Publication: April 22nd 2014 by Harper Teen
Series: N/A – Stand Alone
Source: Harper Teen via Edelweiss
All her life, Imogene has been known as the girl on THAT blog.
Imogene’s mother has been writing an incredibly embarrassing, and incredibly popular, blog about her since before she was born. Hundreds of thousands of perfect strangers knew when Imogene had her first period. Imogene’s crush saw her “before and after” orthodontia photos. But Imogene is fifteen now, and her mother is still blogging about her, in gruesome detail, against her will.
When a mandatory school project compels Imogene to start her own blog, Imogene is reluctant to expose even more of her life online…until she realizes that the project is the opportunity she’s been waiting for to tell the truth about her life under the virtual microscope and to define herself for the first time.
Don’t Call Me Baby is a sharply observed and irrepressibly charming story about mothers and daughters, best friends and first crushes, and the surface-level identities we show the world online and the truth you can see only in real life.
Don’t Call Me Baby is not a type of book that I normally go for but when I seen that it was about a girl whose mother was a “mommy blogger” that immediately piqued my interest.
I liked Imogene, the main character, very much. She had a bit of spite in her and was slightly dramatic but altogether a very realistic character. I empathized with her throughout the whole book because her mother was so flighty though. I think it would be AWFUL to live in a small town and have everyone, along with the rest of the world, know what you were going through in every aspect of your life. Imogen’s mother Meg was SO annoying! Her life was her blog and she just pushed and pushed Imogene further and further away. Grandma Hope and Imogene’s father were much better, but on the other hand, they didn’t really stick up for Imogene very much and that grated on my nerves. Sage was a fun best friend as well, and I liked how they both shared the experience of being daughter’s of bloggers.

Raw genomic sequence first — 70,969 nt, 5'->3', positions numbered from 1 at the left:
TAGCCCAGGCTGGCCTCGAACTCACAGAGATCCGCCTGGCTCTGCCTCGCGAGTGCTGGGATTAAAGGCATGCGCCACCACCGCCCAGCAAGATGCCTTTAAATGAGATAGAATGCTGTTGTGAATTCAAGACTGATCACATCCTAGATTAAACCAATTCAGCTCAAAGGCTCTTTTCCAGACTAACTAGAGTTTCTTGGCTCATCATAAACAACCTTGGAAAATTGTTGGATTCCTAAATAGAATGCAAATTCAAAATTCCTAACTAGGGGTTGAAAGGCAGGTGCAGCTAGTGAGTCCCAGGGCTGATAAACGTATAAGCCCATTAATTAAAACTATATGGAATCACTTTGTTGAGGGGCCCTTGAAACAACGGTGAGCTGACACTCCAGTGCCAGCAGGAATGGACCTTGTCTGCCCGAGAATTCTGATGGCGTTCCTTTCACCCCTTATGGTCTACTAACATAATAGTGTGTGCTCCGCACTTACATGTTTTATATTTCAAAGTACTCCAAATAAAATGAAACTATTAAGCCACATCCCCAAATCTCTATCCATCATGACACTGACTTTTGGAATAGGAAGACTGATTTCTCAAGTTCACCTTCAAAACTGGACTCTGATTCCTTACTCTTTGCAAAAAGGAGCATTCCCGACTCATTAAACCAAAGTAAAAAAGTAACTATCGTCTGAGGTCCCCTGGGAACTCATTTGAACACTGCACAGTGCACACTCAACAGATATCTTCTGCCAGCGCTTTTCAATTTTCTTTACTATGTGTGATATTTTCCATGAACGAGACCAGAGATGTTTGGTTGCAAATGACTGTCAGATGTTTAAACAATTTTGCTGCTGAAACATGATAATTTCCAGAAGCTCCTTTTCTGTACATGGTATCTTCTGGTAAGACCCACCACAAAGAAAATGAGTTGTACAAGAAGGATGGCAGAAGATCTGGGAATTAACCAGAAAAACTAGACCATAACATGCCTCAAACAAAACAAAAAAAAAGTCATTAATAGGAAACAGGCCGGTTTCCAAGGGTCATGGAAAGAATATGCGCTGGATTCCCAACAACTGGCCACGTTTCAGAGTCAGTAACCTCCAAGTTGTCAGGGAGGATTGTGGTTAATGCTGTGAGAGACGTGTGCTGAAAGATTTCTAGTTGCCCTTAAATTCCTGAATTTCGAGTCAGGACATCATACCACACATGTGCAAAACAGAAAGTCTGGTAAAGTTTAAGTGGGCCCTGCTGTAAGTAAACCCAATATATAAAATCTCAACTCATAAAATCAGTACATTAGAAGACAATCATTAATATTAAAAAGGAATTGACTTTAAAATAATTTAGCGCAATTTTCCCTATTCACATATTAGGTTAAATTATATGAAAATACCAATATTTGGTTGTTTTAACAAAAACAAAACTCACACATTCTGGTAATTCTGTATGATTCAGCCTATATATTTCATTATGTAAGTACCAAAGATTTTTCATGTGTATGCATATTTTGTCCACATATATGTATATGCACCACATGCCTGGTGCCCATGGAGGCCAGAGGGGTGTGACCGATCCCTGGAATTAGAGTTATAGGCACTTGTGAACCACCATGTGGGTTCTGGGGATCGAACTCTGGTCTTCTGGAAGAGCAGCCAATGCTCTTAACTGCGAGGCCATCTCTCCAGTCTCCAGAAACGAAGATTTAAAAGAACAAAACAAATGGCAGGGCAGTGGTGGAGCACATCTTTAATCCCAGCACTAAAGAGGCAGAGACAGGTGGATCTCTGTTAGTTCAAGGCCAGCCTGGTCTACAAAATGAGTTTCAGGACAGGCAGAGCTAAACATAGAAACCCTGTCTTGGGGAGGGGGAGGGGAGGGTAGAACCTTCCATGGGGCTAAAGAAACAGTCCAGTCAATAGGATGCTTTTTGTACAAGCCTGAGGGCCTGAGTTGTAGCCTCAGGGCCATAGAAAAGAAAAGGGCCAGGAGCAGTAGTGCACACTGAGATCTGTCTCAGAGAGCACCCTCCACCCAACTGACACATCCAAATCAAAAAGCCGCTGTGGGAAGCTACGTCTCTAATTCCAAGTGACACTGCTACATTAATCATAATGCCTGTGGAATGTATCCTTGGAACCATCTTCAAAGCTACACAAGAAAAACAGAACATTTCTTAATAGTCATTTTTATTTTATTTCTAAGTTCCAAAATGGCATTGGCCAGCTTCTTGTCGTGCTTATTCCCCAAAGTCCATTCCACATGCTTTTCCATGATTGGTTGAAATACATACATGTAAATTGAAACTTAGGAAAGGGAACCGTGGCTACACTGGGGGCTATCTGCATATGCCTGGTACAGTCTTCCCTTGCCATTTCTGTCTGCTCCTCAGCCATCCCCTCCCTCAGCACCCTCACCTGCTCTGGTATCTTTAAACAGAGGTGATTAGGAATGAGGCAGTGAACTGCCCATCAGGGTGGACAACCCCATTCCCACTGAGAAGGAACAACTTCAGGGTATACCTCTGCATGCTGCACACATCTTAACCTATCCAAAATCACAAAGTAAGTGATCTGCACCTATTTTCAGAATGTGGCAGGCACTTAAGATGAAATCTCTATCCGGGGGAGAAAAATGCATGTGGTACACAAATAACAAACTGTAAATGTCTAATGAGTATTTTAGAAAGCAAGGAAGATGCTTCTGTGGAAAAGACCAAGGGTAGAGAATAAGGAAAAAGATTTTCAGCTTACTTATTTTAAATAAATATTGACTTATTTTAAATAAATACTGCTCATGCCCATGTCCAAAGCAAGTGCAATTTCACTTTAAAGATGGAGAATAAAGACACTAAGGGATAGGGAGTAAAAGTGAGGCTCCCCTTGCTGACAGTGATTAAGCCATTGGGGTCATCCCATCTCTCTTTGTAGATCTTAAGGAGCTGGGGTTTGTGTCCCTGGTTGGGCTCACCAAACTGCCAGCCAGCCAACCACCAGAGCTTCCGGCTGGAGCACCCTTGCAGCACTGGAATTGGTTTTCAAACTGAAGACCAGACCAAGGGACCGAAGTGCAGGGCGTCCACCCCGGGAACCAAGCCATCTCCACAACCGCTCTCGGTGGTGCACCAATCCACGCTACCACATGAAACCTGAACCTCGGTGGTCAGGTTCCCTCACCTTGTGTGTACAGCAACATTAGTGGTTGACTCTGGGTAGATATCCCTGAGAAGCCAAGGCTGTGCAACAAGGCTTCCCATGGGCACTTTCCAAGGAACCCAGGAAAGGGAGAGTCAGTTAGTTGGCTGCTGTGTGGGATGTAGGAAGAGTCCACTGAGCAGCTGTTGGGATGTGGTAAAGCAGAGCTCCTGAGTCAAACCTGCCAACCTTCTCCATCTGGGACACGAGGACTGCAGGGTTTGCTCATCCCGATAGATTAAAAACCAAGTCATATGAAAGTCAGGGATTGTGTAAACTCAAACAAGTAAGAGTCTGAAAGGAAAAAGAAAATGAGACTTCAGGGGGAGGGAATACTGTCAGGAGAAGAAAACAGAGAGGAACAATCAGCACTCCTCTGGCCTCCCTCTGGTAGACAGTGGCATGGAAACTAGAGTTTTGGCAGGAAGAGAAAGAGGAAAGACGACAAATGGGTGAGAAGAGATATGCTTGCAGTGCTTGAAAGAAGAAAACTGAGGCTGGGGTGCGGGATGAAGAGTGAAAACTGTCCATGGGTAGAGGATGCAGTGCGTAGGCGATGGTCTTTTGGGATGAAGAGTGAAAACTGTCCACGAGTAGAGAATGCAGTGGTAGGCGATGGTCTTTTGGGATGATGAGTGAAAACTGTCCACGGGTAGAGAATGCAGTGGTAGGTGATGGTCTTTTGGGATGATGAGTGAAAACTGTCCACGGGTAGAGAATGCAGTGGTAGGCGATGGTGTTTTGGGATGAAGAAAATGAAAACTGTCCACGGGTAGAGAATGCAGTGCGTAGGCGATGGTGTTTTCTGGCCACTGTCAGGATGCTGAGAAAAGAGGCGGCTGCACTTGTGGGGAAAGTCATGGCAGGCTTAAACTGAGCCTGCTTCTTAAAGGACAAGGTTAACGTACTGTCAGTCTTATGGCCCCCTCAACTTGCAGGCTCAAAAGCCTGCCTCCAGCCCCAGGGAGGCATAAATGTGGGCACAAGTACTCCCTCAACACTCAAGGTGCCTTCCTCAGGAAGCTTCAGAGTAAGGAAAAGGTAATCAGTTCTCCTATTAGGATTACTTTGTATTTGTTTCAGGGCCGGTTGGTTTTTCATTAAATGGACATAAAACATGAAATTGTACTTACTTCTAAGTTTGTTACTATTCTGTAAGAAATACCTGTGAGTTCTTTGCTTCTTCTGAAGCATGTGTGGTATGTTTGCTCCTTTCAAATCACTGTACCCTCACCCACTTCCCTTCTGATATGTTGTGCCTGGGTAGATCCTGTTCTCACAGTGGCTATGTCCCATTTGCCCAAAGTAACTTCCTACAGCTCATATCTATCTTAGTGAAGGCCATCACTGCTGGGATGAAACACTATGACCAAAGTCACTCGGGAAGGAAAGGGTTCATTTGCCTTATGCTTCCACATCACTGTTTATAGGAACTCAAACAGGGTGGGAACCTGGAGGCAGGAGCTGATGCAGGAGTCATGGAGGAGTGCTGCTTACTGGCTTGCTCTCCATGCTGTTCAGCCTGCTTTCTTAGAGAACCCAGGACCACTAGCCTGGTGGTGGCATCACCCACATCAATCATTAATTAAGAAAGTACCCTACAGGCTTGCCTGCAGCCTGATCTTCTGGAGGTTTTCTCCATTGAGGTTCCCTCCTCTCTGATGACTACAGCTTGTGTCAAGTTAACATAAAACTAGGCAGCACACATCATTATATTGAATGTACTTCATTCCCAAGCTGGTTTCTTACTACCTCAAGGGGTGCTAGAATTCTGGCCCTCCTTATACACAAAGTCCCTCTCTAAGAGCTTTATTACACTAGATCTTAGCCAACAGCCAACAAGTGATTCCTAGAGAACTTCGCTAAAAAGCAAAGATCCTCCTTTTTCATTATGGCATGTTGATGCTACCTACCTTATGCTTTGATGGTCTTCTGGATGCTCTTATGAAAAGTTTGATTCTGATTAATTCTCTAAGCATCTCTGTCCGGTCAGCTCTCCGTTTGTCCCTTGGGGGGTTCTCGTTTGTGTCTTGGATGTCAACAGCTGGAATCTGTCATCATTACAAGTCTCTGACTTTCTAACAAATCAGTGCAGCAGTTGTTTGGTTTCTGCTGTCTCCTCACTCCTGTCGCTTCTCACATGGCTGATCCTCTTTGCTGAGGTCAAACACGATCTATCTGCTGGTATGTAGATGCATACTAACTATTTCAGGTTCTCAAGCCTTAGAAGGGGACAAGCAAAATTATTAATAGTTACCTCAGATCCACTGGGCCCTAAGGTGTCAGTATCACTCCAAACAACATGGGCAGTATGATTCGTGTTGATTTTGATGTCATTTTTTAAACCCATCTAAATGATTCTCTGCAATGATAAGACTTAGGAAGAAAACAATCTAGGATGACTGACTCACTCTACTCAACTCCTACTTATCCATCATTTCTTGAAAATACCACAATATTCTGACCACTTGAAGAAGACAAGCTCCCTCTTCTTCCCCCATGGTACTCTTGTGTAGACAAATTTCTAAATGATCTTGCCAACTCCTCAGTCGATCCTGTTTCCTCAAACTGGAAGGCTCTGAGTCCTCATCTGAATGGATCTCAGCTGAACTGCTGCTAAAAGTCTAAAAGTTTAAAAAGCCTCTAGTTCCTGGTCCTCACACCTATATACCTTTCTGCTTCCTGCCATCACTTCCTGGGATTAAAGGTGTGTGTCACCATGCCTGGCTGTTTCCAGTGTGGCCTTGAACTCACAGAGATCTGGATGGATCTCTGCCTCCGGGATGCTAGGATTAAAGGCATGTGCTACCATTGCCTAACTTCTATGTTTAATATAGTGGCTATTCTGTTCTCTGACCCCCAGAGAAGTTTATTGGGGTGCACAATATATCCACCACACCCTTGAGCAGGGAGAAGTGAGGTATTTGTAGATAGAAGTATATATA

Don’t Call Me Baby was definitely one of the most realistic contemporaries I have read in a while. Imogene and Sage’s reactions and conversations were very much like what you would expect from a ninth grader and their respective crushes were also extremely realistic. I very much enjoyed that there wasn’t any of the dreaded insta love here, and the romances that the girls had were light, fun and sweet.
I loved the way it was written. There are alternating blog posts from Mommylicious, Imogene, and Sage’s blogs that open up into the chapter. I really liked that aspect and the blog posts were written very distinctively so I could easily tell who’s post it was without reading the title. I also loved the chapter titles, they were fun and catchy and really went well with the theme of the chapter.
The story is fun, light and easy to read. I read the entire book in one sitting because the writing style was just so grabbing. While the story got a bit draggy at times, I enjoyed the messages that were given and I liked how everything came together in the end.
All in all, I would recommend Don’t Call Me Baby if you are interested in a light, fun, one sitting read. It was interesting to read the perspective of a blogger’s daughter and it was very easy to put myself in the main character’s shoes.